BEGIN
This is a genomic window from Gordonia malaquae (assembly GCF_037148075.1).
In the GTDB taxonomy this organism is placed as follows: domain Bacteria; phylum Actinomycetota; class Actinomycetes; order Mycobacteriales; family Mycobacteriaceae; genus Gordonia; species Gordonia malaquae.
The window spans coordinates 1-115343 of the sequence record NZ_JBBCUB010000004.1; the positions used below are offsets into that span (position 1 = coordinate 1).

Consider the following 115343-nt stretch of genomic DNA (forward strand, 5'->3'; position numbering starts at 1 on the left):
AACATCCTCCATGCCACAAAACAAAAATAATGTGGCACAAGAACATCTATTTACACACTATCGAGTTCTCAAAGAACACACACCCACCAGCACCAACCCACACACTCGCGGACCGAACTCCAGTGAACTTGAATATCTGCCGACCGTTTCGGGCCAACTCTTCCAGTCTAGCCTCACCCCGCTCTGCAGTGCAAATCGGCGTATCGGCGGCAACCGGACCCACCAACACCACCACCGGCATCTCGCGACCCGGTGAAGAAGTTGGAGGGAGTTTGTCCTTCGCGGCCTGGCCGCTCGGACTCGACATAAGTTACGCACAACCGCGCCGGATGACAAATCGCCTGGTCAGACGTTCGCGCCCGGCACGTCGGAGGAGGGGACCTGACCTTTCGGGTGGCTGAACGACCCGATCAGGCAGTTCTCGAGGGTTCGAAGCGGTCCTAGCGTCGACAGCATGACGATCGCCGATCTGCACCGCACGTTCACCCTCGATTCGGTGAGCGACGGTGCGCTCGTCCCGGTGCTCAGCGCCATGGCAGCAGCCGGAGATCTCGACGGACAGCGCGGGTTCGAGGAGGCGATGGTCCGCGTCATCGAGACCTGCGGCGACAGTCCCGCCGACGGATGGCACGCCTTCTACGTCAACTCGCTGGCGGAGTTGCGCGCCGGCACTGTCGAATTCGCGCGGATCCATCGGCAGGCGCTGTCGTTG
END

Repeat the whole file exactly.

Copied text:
This is a genomic window from Gordonia malaquae (assembly GCF_037148075.1).
In the GTDB taxonomy this organism is placed as follows: domain Bacteria; phylum Actinomycetota; class Actinomycetes; order Mycobacteriales; family Mycobacteriaceae; genus Gordonia; species Gordonia malaquae.
The window spans coordinates 1-115343 of the sequence record NZ_JBBCUB010000004.1; the positions used below are offsets into that span (position 1 = coordinate 1).

Consider the following 115343-nt stretch of genomic DNA (forward strand, 5'->3'; position numbering starts at 1 on the left):
AACATCCTCCATGCCACAAAACAAAAATAATGTGGCACAAGAACATCTATTTACACACTATCGAGTTCTCAAAGAACACACACCCACCAGCACCAACCCACACACTCGCGGACCGAACTCCAGTGAACTTGAATATCTGCCGACCGTTTCGGGCCAACTCTTCCAGTCTAGCCTCACCCCGCTCTGCAGTGCAAATCGGCGTATCGGCGGCAACCGGACCCACCAACACCACCACCGGCATCTCGCGACCCGGTGAAGAAGTTGGAGGGAGTTTGTCCTTCGCGGCCTGGCCGCTCGGACTCGACATAAGTTACGCACAACCGCGCCGGATGACAAATCGCCTGGTCAGACGTTCGCGCCCGGCACGTCGGAGGAGGGGACCTGACCTTTCGGGTGGCTGAACGACCCGATCAGGCAGTTCTCGAGGGTTCGAAGCGGTCCTAGCGTCGACAGCATGACGATCGCCGATCTGCACCGCACGTTCACCCTCGATTCGGTGAGCGACGGTGCGCTCGTCCCGGTGCTCAGCGCCATGGCAGCAGCCGGAGATCTCGACGGACAGCGCGGGTTCGAGGAGGCGATGGTCCGCGTCATCGAGACCTGCGGCGACAGTCCCGCCGACGGATGGCACGCCTTCTACGTCAACTCGCTGGCGGAGTTGCGCGCCGGCACTGTCGAATTCGCGCGGATCCATCGGCAGGCGCTGTCGTTG